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Quality Assurance

Quality Assurance

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Quality Assurance

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  1. Quality Assurance Chapter 33

  2. Quality standards: the expectations of customers for a product or service • Quality product: a good or service that meets customers’ expectations

  3. A product’s quality will be very different depending on the type of product, it’s price, the target market and the quality standards of another competitors. • For example: • A jet engine is expected to be made with the highest quality standards • However, if a piece of clothing was made to the same standards as a jet engine, it would make it too expensive because it does not need to be to high in quality. • A cheap good, like a light bulb, can still be considered of good quality if it lasts several years because it meets consumer expectations

  4. There are two ways for businesses to achieve quality products: quality control and quality assurance.

  5. Quality control • This is based on the inspection of a product or a sample of products. • There are three stages • Prevention: Quality should be designed into the product. If the design of the product follows consumer requirements the other two stages will be less significant. • Inspection: Quality is checked by inspecting the products at the end of the production process • Correction and Improvement: This is used to improve quality in the future.

  6. Weaknesses of inspecting for quality • Products may be damaged in the inspection (e.g. dropping a product to see if it still works) and so a sampling method must be used. However, by checking only a sample of products it does not guarantee that all the products are of the same quality • The job of inspection can be a dull job, so inspectors may be demotivated • If checking only takes place at certain places in the production process, a product may go through several stages being faulty and so finding the source of the fault may take time • As the inspectors have full responsibility for checking the products, the workers will not feel like it is their responsibility and may produce lower quality output.

  7. Quality Assurance • Asystem of agreeing on quality standards at each stage of production and meeting those standards in order to ensure customer satisfaction • Unlike quality control it does not focus on the finished product but puts emphasis on the prevention of poor quality (this is called ‘getting it right the first time’). • Workers check their own output against the agreed quality standards so that quality is ensured at each stage of production. • It also checks components, materials and services bought into the business at the point where it arrives, not at the end of the production process.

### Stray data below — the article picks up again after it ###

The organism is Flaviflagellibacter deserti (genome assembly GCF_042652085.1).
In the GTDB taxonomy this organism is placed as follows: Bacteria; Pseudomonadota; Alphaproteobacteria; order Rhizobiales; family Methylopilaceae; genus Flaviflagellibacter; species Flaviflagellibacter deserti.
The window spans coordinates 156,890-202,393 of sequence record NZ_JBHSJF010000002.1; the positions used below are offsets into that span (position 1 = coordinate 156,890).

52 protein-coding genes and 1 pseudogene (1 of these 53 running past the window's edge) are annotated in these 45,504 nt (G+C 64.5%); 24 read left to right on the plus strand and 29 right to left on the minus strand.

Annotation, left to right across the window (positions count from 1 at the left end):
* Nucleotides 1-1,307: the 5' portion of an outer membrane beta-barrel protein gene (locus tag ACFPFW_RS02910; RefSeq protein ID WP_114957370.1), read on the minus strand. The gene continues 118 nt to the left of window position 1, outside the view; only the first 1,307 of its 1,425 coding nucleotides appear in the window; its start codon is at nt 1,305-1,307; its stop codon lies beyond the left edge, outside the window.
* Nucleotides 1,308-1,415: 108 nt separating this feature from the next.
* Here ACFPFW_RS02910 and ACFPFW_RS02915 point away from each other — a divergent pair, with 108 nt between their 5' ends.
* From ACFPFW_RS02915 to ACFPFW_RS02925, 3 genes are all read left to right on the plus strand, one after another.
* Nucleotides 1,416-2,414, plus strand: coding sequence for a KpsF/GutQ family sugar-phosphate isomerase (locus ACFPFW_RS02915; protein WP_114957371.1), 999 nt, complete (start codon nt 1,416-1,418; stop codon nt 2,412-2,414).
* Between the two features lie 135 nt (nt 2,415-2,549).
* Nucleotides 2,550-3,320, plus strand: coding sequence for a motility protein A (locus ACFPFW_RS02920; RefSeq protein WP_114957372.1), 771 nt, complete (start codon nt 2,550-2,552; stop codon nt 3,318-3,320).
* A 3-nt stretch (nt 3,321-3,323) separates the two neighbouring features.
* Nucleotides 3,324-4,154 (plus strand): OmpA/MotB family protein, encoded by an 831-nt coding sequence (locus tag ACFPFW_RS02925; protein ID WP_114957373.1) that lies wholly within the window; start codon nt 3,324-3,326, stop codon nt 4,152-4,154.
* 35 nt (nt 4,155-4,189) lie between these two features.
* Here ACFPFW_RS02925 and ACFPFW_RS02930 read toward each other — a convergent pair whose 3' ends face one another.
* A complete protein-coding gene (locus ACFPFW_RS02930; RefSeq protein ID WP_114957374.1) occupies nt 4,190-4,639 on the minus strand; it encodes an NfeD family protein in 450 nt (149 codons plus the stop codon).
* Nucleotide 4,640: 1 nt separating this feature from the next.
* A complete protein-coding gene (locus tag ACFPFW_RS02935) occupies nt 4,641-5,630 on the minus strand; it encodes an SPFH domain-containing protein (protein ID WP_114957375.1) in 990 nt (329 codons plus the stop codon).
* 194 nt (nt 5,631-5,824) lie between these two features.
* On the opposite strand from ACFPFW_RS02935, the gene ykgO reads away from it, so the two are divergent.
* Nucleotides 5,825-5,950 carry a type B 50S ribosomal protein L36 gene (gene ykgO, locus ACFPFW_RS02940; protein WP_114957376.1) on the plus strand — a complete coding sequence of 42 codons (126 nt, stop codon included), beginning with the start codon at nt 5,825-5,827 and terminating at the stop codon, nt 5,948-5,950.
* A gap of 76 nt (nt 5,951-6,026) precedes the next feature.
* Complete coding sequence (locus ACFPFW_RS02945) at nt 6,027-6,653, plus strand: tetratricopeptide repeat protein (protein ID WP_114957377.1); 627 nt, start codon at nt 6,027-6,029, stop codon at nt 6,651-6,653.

8. Advantages of quality assurance • Makes everyone responsible for quality • Self checking and making efforts to improve quality increases motivation • The system can be used to trace back quality problems to the stage of production where the problem could have occurred • Reduces need for expensive final inspection and correction of fault products.

  9. ISO 9000 • An internationally recognised certificate that acknowledges the existence of a quality product that meets certain requirements. • This award is given to businesses that demonstrate that they have a high quality assurance system in place.

  10. Total Quality Management (TQM) • An approach to quality that aims to involve all employees in the quality improvement process • Employees can no longer think that quality is someone else’s responsibility, TQM makes them consider everyone’s quality of work. All departments are expected to meet customer standards. • Lean Production: producing goods and services with a minimum of wasted resources while still maintaining high quality

  11. TQM • Aims to get rid of the costs of faulty or defective products by encouraging staff to get it right the first time and achieve zero defects. • Zero defects: the aim of achieving perfect products every time • Internal customers: people within an organisation who depend on the quality of work being done by others. • For example: • A truck driver who drops off supplies to retailers is the internal customer. If the goods were not handled and loaded carefully and correctly, the driver will have to face the retailer for the damaged goods.

  12. Activity! 1 Point Questions • What does TQM stand for? • Define quality product • An expensive product is always of higher quality than a cheap product. True or false?

  13. Activity 2 Point Questions • What are the two ways for businesses to achieve quality products? • What is the difference between quality control and quality assurance? • What does the term “getting it right the first time” mean?

  14. Activity 3 Point Questions • Describe the three stages of quality control • Name 3 advantages of quality assurance • What is an example of an internal customer?

  15. Homework: page 147, Activity 33.2 Q1-2